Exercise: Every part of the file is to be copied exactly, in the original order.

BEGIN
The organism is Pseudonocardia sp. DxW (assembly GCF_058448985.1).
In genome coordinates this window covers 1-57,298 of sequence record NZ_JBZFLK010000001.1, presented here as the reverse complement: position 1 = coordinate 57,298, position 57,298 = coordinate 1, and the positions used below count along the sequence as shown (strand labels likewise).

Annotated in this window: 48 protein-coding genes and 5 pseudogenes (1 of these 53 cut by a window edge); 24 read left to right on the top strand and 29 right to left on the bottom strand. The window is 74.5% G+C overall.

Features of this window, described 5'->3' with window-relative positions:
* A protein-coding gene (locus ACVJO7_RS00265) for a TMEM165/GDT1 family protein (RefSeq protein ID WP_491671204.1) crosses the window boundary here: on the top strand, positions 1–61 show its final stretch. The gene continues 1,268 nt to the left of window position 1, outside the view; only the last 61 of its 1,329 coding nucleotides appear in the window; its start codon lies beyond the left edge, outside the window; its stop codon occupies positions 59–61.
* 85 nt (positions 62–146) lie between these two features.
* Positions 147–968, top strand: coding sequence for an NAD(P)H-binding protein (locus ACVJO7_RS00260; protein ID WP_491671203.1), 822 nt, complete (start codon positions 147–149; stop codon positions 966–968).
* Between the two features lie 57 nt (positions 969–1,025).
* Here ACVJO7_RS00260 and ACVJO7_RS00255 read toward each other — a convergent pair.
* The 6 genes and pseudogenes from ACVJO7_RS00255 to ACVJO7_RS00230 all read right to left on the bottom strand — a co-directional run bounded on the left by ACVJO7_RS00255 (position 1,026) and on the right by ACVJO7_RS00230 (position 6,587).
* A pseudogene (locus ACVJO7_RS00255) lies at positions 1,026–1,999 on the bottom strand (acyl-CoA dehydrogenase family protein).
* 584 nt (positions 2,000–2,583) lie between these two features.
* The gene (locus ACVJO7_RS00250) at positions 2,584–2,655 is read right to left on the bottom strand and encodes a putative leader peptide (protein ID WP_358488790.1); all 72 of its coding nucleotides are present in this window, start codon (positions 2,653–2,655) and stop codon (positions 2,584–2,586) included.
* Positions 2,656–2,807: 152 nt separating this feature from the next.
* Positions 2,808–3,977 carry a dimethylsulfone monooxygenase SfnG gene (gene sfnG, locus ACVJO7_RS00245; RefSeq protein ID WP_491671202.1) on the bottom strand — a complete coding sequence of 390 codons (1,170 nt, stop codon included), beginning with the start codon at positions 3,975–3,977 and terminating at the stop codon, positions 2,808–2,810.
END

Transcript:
The organism is Pseudonocardia sp. DxW (assembly GCF_058448985.1).
In genome coordinates this window covers 1-57,298 of sequence record NZ_JBZFLK010000001.1, presented here as the reverse complement: position 1 = coordinate 57,298, position 57,298 = coordinate 1, and the positions used below count along the sequence as shown (strand labels likewise).

Annotated in this window: 48 protein-coding genes and 5 pseudogenes (1 of these 53 cut by a window edge); 24 read left to right on the top strand and 29 right to left on the bottom strand. The window is 74.5% G+C overall.

Features of this window, described 5'->3' with window-relative positions:
* A protein-coding gene (locus ACVJO7_RS00265) for a TMEM165/GDT1 family protein (RefSeq protein ID WP_491671204.1) crosses the window boundary here: on the top strand, positions 1–61 show its final stretch. The gene continues 1,268 nt to the left of window position 1, outside the view; only the last 61 of its 1,329 coding nucleotides appear in the window; its start codon lies beyond the left edge, outside the window; its stop codon occupies positions 59–61.
* 85 nt (positions 62–146) lie between these two features.
* Positions 147–968, top strand: coding sequence for an NAD(P)H-binding protein (locus ACVJO7_RS00260; protein ID WP_491671203.1), 822 nt, complete (start codon positions 147–149; stop codon positions 966–968).
* Between the two features lie 57 nt (positions 969–1,025).
* Here ACVJO7_RS00260 and ACVJO7_RS00255 read toward each other — a convergent pair.
* The 6 genes and pseudogenes from ACVJO7_RS00255 to ACVJO7_RS00230 all read right to left on the bottom strand — a co-directional run bounded on the left by ACVJO7_RS00255 (position 1,026) and on the right by ACVJO7_RS00230 (position 6,587).
* A pseudogene (locus ACVJO7_RS00255) lies at positions 1,026–1,999 on the bottom strand (acyl-CoA dehydrogenase family protein).
* 584 nt (positions 2,000–2,583) lie between these two features.
* The gene (locus ACVJO7_RS00250) at positions 2,584–2,655 is read right to left on the bottom strand and encodes a putative leader peptide (protein ID WP_358488790.1); all 72 of its coding nucleotides are present in this window, start codon (positions 2,653–2,655) and stop codon (positions 2,584–2,586) included.
* Positions 2,656–2,807: 152 nt separating this feature from the next.
* Positions 2,808–3,977 carry a dimethylsulfone monooxygenase SfnG gene (gene sfnG, locus ACVJO7_RS00245; RefSeq protein ID WP_491671202.1) on the bottom strand — a complete coding sequence of 390 codons (1,170 nt, stop codon included), beginning with the start codon at positions 3,975–3,977 and terminating at the stop codon, positions 2,808–2,810.